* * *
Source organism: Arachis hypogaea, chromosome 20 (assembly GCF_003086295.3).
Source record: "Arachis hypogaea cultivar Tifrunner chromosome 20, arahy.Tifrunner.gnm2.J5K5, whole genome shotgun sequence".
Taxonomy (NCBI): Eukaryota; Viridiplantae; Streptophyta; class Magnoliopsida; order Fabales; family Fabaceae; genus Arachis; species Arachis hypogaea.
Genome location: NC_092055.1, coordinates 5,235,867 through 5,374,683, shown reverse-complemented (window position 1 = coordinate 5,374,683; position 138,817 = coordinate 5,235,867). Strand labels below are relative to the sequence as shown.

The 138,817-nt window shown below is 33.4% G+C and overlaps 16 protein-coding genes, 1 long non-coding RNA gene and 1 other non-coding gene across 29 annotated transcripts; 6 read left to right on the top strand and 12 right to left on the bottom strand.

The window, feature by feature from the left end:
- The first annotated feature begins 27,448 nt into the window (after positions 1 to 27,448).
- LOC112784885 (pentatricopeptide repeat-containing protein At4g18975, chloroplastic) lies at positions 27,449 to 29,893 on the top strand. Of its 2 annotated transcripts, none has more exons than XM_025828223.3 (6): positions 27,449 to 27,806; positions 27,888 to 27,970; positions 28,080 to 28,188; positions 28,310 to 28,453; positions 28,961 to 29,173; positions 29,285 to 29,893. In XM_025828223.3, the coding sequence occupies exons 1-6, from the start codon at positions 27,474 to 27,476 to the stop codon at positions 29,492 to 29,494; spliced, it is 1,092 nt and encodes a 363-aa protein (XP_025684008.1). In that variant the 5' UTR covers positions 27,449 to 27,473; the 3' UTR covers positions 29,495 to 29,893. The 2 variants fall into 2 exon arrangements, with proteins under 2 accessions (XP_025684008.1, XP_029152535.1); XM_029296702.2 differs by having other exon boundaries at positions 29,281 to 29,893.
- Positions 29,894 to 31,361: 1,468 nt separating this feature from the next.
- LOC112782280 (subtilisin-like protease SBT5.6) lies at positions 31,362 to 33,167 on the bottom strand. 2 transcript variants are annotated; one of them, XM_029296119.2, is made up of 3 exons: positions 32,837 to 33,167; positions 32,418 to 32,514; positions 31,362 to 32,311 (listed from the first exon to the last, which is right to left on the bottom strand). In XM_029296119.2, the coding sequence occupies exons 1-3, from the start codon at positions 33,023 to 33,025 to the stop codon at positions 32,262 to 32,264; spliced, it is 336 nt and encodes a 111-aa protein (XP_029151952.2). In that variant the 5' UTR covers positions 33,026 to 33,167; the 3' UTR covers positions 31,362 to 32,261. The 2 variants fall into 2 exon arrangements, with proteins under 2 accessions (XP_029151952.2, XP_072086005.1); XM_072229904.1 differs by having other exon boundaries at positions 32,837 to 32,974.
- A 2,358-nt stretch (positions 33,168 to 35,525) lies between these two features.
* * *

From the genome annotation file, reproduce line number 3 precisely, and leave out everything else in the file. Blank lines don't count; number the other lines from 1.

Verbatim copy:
Taxonomy (NCBI): Eukaryota; Viridiplantae; Streptophyta; class Magnoliopsida; order Fabales; family Fabaceae; genus Arachis; species Arachis hypogaea.